Couple holding hands in cafe
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Ruby asks, “I’ve been dating a guy for a few months, and things are going well. We talk for hours, hang out several times a week, and we’re both really attracted to each other. He tells me I fascinate him, he’s affectionate with me, and we have a ton of things in common. Basically, this is the kind of relationship I’ve been looking for!

The problem is, he’s not looking for a relationship and has said as much. Repeatedly. When I try to discuss it with him, he pulls away and changes the subject or gets mad and says these things can’t be forced.

I’m frustrated. I feel like I’ve been looking forever to find what we have, and he’s not feeling it in the same way at all. What can I do?

Ruby, your question touches on something that, I believe, a lot of women want to know. Namely, why can’t I find the right guy? Or, I think he’s great, and I want to see where things can go, but he wants to keep things light and easy. He’s not ready or wanting a relationship right now.

Someone I used to date reminded me while writing this article that there is another option – that the guy seriously isn’t ready for a relationship, and it wouldn’t matter who he was dating because he just wasn’t able to commit at this time. That may well be true in your situation; there’s no way for me to tell. But no matter what his reasoning is, my answer is still the same:

You won’t find what you want until you stop accepting what you don’t want.

If for whatever reason, your guy isn’t giving you what you want, it’s time to move on. Perhaps he’s unable to commit or being dishonest. Maybe he’s dating other women still, mooching off you, or otherwise being a pain in the butt. If any of those things apply, then your choice should be obvious – his problems are his own, but you aren’t going to change them. The only thing you are responsible for is you, so that means doing what you need to do: leave.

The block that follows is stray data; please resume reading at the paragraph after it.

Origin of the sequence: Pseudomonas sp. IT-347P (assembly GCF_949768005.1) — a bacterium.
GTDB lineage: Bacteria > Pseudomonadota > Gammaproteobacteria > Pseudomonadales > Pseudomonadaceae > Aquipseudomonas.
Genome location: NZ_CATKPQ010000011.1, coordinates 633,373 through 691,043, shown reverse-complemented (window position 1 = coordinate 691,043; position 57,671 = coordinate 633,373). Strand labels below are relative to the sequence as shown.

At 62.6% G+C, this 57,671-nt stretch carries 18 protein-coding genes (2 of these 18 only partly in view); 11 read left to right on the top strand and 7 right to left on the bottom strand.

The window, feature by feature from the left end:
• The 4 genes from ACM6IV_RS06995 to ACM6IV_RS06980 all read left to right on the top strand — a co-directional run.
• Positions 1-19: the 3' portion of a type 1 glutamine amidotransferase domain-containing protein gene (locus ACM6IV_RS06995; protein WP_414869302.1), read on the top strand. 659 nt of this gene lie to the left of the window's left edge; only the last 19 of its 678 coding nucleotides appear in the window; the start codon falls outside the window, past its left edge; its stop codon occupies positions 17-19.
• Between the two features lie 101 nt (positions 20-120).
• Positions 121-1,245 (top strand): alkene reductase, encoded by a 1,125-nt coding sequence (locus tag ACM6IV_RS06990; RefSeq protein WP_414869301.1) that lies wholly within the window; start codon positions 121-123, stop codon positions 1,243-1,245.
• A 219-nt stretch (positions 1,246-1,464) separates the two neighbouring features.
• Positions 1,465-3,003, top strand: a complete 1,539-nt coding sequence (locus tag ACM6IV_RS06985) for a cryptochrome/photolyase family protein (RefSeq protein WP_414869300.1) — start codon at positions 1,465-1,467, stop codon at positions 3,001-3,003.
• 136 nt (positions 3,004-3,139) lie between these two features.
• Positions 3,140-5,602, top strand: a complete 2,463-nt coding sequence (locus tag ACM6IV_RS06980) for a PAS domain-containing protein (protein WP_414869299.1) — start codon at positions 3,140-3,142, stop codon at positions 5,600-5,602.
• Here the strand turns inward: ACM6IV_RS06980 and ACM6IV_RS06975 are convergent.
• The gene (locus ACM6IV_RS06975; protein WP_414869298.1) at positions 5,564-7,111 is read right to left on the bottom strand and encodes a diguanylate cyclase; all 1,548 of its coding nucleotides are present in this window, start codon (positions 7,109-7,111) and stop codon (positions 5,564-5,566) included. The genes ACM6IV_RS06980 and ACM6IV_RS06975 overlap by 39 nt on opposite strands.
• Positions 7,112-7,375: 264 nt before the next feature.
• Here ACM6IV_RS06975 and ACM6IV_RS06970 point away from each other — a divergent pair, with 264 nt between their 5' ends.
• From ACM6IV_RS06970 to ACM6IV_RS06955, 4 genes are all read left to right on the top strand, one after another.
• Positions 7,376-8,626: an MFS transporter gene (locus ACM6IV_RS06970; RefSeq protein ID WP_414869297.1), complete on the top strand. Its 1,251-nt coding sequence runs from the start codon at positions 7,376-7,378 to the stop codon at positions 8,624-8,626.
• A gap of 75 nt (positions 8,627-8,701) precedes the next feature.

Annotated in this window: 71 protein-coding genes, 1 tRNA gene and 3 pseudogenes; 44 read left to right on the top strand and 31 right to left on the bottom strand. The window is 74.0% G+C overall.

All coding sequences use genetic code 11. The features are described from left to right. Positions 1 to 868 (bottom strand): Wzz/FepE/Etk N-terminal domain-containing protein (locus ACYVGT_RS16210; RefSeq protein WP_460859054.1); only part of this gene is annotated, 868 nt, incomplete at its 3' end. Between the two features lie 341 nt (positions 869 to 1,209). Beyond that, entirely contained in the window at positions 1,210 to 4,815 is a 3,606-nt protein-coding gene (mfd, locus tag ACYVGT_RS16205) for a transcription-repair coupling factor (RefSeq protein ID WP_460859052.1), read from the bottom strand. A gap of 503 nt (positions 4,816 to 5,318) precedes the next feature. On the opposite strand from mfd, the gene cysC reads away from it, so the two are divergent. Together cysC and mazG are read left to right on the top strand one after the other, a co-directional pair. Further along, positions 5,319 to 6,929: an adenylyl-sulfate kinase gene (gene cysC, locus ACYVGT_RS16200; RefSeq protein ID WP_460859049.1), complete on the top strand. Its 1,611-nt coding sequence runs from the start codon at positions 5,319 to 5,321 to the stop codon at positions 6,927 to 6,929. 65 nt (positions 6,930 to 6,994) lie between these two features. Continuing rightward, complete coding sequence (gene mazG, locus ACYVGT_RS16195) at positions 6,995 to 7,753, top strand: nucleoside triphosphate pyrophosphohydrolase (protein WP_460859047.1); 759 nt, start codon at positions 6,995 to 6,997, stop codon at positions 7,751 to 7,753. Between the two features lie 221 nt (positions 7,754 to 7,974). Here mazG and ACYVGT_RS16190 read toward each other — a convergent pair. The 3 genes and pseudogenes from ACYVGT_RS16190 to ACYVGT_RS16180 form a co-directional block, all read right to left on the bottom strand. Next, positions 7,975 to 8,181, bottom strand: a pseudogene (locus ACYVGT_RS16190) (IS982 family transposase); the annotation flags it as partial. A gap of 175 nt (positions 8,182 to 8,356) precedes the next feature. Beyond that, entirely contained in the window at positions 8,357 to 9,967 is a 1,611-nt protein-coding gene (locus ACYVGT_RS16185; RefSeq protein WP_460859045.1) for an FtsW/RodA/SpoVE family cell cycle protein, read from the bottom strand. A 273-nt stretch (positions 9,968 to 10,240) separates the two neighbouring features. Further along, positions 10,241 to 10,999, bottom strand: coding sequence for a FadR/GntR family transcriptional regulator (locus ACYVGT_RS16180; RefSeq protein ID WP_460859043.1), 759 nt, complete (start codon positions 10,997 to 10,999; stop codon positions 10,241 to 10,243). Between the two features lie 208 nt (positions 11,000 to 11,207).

If he’s really an outstanding guy and treating you like gold, then there’s no need to do anything so drastic. Instead, try avoiding your relationship status for a few weeks – barring any discussions required about safe sex and outside partners, if this applies. Focus entirely on giving yourself whatever it is you think he brings to the table.

See if releasing that pressure to ‘be your boyfriend’ changes anything. If it doesn’t, and he still won’t budge, then again, it’s time to go. He’s not giving you what you want. There are a lot of negotiables in a relationship, but if you want a relationship and he doesn’t, it’s time to find someone that’s as excited to be with you as you are, them.

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